We therefore investigated the possibility that the kinetic activity of the kidney V-ATPase was controlled by cytosolic regulatory proteins. Bovine kidney cytosol was found to contain both inhibitory and activating factors that directly modified the ATPase activity of the immunoaffinity-purified enzyme (Zhang et al. 1992a,b). The activator and inhibitor activities of cytosolic fractions were quantified by their effects on immunoaffinity-purified V-ATPase bound to monoclonal antibody beads. The difference in ATPase activity with and without cytosol was used to determine the degree of inhibition or activation.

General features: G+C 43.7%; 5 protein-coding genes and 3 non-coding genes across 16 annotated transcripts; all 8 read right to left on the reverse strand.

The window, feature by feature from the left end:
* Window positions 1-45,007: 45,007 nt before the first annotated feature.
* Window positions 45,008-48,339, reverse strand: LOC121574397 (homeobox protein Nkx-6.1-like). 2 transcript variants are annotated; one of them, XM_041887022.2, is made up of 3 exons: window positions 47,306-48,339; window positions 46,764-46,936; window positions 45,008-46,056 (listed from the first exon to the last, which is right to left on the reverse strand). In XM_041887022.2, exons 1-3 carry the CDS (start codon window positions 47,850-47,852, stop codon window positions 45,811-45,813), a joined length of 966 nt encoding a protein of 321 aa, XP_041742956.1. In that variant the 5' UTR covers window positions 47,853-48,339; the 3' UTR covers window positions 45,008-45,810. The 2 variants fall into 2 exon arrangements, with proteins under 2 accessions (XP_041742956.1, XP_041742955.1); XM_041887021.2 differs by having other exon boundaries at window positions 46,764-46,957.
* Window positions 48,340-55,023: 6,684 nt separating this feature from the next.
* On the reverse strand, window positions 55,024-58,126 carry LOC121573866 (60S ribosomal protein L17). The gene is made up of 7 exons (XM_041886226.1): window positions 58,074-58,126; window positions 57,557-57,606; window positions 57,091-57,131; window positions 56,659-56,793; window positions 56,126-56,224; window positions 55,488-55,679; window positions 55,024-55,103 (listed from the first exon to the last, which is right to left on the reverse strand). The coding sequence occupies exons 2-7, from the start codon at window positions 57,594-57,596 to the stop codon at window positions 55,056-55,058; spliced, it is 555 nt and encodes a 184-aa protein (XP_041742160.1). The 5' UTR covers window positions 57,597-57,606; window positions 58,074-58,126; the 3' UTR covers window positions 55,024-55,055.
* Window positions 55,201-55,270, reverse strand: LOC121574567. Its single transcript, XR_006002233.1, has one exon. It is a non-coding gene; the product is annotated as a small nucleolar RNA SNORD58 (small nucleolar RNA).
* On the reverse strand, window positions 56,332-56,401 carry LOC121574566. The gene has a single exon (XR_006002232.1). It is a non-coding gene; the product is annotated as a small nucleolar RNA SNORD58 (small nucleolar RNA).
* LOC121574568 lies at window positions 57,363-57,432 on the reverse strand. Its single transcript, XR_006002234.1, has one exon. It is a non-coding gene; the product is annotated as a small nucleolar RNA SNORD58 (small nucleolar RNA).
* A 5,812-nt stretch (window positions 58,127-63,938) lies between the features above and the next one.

An inhibitor was purified from cytosol by a sequential combination of ultracentrifugation, ammonium sulfate fractionation, acid precipitation, cation exchange chromatography, anion exchange chromatography and HPLC anion exchange chromatography (Zhang et al. 1992b). The precise degree of purification could not be determined because the starting cytosol contained activator activity which masked the inhibitor activity, but a 118-fold purification was achieved from the anion exchange column fractionation step. The isolated inhibitor was a heat-labile protein that appeared on SDS gels as a 63×103Mr polypeptide (Zhang et al. 1992b). The active fraction had an approximate relative molecular mass of 12×103 measured by gel filtration, suggesting that the active form of the inhibitor was a dimer. Inhibition was concentration-dependent and saturable, with a Hill coefficient of 1.46, consistent with a requirement for dimerization. The inhibitor required a 10 min preincubation with the V-ATPase to exert its maximal effect, and inhibition was not reversible by any washing procedures tested. Inhibition was not affected by a series of protease inhibitors, and was not reduced by addition of an excess of other proteins. The inhibitor produced a 50–60% reduction in the ATPase activity of the immunoaffinity-purified kidney microsomal V-ATPase at pH 6.3 and a 90% reduction in ATP-dependent proton transport in bovine kidney microsomal vesicles. The percentage of ATPase activity inhibited by the inhibitor increased from 50% at pH 7.0 to 70% at pH 8.1. Thus, under conditions representing a cytosolic pH in the high physiological range, the inhibitor was more efficient in suppressing V-ATPase activity. The inhibitor was highly specific for the V-ATPases with little or no effect on Na+/K+-ATPase or Ca2+-ATPase, but inhibited the mitochondrial F|FO H+-ATPase by 0–12%. The isolated inhibitor had equal effects on the isolated microsomal, brush-border and lysosomal V-ATPases from kidney and, therefore, has a potential role in controlling H+ transport in several cellular compartments (Zhang et al. 1992b).